Contested 55-and-older Towson community reaches summit

Model home at new Stoneleigh Summit development in Towson.
Model home at new Stoneleigh Summit development in Towson. (Photo courtesy MacKenzie Communities.)

Stoneleigh Summit, a 55-plus community in Towson, kicked off this past Saturday with the official opening of its model house, near 6901Sherwood Road. For residents of the Stoneleigh and Idlewylde neighborhoods, though, Stoneleigh Summit hardly comes as a surprise. It follows a decade-long slog through the Baltimore County development process that was, at times, contentious.

"We had 300 people at the public meeting when the plan was first heard. We had pickets in front of the Country Club of Maryland's driveway," said Cynthia Jabs, a board member of the Idlewylde Community Association who organized and represented the association and other neighborhoods in negotiations with the country club, which owned the property and proposed the development plan.

With more than $1 billion in private investment in Towson's redevelopment since 2009 -- which includes 2,700 completed and proposed townhomes and apartments -- many are looking for the funding necessary to provide more open space in Towson to accommodate that growth.

The property, 13.8 acres next to the club's golf course, was vacant and wooded when the country club proposed a development of 56 single-family houses in 2005. The project would have required a zoning change to allow for that density, according to Jabs.

The negotiations centered on the neighboring communities' concerns about school overcrowding, traffic on Sherwood Road and the nearly 150 acres of vacant country club land that could be developed in the future.


The neighborhood schools are Stoneleigh Elementary, Dumbarton Middle and Towson High. Sherwood Road is a narrow dead-end road without sidewalks.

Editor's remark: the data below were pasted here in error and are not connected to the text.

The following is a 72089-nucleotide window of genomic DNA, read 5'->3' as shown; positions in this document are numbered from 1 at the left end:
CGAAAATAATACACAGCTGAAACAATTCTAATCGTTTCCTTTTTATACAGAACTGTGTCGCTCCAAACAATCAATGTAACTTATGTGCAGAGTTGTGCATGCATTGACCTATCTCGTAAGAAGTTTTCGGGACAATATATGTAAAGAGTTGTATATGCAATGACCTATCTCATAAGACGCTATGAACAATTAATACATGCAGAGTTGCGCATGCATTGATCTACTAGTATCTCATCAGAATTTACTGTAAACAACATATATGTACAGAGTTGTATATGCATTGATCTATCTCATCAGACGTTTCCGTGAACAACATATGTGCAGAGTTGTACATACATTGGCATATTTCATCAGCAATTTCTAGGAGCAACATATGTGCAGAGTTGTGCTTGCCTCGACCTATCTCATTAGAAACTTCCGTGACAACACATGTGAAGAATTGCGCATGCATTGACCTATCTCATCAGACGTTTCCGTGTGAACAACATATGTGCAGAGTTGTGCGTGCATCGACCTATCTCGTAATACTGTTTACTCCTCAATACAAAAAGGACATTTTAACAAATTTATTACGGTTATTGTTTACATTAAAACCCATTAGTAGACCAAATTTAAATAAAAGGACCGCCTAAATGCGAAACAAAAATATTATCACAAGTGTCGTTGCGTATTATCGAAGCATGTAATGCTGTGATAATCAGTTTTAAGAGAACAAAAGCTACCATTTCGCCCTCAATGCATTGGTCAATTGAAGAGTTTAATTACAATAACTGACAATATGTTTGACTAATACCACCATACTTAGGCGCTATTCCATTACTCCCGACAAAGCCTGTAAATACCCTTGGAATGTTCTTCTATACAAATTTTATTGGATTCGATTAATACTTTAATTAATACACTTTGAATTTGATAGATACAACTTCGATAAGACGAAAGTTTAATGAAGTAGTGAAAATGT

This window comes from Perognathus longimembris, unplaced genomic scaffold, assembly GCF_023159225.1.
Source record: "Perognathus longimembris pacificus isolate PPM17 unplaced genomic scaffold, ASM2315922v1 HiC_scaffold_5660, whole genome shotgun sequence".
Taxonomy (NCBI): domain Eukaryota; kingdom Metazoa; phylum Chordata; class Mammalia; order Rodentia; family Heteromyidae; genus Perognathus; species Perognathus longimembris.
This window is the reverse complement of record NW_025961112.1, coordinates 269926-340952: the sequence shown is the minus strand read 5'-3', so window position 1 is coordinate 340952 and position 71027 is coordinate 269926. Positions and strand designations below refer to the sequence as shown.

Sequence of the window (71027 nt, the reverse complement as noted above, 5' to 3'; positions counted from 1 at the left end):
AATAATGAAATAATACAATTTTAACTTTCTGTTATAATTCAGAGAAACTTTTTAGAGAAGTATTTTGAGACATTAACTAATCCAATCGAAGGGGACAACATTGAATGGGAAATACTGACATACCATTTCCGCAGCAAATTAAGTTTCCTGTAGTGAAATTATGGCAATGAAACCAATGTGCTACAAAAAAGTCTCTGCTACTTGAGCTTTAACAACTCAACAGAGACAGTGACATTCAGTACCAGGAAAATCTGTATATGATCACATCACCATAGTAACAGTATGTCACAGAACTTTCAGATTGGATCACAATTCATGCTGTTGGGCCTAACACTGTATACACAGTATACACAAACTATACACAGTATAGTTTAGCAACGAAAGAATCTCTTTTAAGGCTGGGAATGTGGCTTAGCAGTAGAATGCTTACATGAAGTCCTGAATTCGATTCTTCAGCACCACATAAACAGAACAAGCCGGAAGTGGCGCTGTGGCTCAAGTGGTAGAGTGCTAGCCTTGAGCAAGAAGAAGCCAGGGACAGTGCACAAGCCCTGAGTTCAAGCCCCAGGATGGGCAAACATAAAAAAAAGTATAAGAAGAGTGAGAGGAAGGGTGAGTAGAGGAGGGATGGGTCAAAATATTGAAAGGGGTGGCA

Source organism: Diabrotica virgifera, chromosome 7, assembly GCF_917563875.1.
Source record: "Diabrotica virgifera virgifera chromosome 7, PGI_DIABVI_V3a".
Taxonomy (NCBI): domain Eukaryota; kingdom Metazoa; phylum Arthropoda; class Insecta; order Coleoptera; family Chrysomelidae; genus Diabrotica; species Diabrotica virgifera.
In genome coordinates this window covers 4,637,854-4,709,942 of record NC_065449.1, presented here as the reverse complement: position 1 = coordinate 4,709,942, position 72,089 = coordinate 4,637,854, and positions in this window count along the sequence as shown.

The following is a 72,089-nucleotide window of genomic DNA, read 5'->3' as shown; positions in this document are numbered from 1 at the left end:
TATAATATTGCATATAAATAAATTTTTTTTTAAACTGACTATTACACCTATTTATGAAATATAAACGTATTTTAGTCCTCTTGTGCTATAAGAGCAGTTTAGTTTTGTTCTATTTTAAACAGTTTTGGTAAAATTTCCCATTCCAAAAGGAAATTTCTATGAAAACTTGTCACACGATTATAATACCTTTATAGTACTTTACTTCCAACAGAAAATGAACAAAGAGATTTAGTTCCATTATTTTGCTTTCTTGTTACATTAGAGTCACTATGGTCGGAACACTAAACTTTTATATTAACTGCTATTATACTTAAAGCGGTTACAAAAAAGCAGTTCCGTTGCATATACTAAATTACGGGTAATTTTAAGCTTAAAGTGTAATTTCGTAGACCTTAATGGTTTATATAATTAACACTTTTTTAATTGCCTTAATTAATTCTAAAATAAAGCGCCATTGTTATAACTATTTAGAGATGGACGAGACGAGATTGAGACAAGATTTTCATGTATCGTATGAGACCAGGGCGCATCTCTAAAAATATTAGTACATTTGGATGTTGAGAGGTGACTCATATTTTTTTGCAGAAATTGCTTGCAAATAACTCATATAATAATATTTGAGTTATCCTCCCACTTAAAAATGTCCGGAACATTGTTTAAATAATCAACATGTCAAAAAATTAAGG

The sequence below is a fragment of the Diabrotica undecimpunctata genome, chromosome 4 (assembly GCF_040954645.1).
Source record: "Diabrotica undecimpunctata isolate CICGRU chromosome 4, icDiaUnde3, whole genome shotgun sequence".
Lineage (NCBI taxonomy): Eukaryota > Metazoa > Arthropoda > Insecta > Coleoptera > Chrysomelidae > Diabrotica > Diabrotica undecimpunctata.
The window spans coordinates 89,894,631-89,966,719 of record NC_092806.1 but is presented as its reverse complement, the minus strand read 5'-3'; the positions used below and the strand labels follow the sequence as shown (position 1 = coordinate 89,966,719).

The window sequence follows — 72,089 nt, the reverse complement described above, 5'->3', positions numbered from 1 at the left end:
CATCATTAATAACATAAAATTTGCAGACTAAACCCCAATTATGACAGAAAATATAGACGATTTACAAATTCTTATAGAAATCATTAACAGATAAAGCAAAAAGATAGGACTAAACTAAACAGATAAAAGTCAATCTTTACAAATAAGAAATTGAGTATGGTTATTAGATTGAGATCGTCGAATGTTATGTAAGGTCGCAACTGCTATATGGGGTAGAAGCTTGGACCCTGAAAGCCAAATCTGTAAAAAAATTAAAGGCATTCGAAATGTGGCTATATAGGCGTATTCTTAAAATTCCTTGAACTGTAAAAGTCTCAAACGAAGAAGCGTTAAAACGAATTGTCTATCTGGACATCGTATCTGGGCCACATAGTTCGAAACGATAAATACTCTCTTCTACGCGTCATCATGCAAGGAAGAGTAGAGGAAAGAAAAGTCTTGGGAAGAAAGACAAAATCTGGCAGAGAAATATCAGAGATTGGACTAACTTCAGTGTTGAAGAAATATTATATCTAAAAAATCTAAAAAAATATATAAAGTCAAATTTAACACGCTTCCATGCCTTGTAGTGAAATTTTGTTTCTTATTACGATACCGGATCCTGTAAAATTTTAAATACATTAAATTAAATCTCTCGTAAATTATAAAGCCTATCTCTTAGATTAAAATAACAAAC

A year later, in 2006, the negotiations ended in a settlement agreement. The agreement permitted a smaller project, from 56 single-family to 36 semi-attached houses, but prohibited further development of the country club's vacant land.

"We worked out a compromise," said Jabs, whose neighborhood coalition had hoped to block the project entirely but was satisfied to have permanent easements on the vacant land. "We were concerned that this [project] would be the first of several developments."

The 45-year-old, member-owned Eagle's Nest Country Club, in Phoenix, officially retired $4.8 million in bank debt last month — and saved itself from possible closure — after an 11th-hour fundraising appeal that spurred many of its 500 members to open their hearts and their checkbooks.

However, the drama wasn't over. Just as the path to the project was cleared, the U.S. economy took a nosedive. By 2008, the real estate market had bottomed out and the country club had not broken ground. Nothing changed until last year when MacKenzie Communities, LLC, the residential development division of MacKenzie Ventures, came into the picture.

MacKenzie bought the county- and neighborhood-approved plan, which included the settlement agreement, from the Country Club of Maryland for $2.47 million. The settlement agreement required that the 36 semi-attached houses be age-restricted, for the 55-plus housing market.